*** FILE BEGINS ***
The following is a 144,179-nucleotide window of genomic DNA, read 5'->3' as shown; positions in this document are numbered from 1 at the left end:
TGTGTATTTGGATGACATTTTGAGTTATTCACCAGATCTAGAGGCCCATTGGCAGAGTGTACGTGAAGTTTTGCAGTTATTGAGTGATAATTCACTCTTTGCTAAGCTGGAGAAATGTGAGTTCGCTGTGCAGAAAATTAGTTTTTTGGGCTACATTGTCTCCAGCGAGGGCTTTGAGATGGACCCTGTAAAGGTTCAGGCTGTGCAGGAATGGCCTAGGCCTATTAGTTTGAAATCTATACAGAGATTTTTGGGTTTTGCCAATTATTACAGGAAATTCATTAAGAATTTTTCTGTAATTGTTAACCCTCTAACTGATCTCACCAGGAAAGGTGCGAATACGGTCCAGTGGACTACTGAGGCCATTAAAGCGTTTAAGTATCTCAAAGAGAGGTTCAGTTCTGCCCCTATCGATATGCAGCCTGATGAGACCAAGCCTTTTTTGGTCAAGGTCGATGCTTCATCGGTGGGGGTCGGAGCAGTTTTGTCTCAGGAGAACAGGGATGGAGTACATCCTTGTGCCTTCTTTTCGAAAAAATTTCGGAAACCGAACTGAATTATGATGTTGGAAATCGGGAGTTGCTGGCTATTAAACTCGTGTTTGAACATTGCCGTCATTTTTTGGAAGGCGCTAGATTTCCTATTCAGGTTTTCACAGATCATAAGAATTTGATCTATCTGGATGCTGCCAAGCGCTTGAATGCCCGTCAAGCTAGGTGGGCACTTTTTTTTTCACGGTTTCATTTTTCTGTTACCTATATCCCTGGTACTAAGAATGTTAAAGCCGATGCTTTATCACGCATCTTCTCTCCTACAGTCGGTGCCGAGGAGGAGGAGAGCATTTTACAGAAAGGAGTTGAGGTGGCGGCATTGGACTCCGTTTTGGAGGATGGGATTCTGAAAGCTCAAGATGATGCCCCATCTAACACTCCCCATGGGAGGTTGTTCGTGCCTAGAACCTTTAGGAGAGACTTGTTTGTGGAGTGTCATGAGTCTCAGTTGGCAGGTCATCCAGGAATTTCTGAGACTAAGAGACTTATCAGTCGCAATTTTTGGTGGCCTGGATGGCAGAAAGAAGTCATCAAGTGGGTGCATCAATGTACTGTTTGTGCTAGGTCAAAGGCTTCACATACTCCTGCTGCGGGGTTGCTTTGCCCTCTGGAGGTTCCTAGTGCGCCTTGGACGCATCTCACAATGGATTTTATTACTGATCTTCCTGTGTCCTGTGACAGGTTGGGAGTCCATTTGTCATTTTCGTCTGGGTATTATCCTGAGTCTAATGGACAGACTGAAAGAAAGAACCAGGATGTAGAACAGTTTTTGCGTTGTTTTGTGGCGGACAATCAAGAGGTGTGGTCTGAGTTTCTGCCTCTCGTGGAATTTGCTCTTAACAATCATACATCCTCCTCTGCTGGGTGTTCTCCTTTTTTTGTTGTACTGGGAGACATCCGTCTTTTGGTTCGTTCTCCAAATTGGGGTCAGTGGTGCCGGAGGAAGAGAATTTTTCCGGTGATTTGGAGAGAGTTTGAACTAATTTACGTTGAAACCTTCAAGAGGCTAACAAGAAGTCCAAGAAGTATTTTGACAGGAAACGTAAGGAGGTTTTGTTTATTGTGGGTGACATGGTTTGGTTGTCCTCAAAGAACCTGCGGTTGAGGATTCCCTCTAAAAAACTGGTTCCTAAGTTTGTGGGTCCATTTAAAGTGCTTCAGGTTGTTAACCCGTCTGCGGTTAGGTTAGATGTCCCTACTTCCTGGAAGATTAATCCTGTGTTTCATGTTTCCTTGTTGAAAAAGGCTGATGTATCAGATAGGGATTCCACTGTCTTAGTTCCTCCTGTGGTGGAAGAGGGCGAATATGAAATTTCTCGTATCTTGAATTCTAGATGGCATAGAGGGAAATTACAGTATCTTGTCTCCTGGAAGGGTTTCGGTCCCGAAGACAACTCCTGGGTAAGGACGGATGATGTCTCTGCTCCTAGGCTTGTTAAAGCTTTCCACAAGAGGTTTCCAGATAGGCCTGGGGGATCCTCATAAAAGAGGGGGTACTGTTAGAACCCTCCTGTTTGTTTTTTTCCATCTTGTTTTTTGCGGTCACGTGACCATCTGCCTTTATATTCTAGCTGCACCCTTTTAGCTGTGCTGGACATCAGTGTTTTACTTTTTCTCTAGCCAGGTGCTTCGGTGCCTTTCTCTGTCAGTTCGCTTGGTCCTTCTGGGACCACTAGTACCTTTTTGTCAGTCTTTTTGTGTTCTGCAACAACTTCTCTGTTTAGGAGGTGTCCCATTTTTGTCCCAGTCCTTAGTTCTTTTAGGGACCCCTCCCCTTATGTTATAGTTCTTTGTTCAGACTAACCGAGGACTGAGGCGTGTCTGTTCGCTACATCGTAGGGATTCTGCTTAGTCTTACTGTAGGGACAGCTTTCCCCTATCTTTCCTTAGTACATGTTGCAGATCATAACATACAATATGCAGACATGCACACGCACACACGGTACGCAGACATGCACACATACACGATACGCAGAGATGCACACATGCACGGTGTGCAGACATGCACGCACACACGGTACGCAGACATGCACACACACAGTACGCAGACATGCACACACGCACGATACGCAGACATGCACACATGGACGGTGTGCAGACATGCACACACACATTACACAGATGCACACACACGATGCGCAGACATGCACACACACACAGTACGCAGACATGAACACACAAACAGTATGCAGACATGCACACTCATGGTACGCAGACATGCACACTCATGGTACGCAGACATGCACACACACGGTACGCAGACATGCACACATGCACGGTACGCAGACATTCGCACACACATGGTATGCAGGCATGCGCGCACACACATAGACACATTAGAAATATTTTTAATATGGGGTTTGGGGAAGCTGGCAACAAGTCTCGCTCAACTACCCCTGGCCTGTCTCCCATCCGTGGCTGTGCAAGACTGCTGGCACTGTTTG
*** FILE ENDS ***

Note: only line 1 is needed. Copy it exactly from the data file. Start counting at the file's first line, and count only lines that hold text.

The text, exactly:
The following is a 144,179-nucleotide window of genomic DNA, read 5'->3' as shown; positions in this document are numbered from 1 at the left end: